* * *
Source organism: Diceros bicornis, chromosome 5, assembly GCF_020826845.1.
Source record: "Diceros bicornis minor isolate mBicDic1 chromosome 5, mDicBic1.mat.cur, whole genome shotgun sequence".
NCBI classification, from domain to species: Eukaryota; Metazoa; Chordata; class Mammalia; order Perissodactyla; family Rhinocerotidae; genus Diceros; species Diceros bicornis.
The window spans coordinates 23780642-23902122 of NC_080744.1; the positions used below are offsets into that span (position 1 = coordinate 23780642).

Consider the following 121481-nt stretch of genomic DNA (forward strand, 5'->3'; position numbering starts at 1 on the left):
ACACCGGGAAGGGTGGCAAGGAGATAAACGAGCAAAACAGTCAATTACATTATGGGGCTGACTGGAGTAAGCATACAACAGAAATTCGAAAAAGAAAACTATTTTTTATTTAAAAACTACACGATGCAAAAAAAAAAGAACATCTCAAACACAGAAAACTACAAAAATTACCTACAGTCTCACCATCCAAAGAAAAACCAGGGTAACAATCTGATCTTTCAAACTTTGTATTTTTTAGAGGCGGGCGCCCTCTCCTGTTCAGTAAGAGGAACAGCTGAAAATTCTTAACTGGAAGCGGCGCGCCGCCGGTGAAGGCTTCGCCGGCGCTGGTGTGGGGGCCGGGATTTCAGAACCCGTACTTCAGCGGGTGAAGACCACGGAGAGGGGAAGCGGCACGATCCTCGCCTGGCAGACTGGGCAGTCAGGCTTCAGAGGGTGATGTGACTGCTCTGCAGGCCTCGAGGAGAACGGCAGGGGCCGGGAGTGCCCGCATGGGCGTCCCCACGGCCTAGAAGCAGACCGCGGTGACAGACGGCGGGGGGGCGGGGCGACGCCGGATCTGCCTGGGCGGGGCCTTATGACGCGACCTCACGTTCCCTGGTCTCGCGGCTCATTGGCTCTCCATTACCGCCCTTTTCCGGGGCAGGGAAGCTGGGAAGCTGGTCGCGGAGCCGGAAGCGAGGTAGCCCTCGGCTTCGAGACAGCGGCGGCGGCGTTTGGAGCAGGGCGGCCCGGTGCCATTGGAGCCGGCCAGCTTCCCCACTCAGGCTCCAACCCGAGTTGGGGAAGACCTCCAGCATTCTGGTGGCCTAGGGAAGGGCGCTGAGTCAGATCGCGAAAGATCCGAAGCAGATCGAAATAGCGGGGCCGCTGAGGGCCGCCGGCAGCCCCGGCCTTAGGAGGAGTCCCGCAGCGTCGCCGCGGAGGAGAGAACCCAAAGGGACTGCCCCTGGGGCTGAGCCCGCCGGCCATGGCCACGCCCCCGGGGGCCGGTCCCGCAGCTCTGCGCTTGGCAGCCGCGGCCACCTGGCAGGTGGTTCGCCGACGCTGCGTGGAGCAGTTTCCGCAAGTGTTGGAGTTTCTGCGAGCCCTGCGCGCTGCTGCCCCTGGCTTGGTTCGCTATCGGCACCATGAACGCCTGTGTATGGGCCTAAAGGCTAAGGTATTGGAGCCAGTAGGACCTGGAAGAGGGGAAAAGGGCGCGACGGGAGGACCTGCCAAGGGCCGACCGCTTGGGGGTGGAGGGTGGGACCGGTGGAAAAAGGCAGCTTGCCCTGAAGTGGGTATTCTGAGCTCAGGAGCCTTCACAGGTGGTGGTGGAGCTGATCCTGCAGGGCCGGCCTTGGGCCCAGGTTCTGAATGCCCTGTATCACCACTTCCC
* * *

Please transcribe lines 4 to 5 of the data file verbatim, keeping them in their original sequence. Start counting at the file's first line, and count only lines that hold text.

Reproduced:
The window spans coordinates 23780642-23902122 of NC_080744.1; the positions used below are offsets into that span (position 1 = coordinate 23780642).

Consider the following 121481-nt stretch of genomic DNA (forward strand, 5'->3'; position numbering starts at 1 on the left):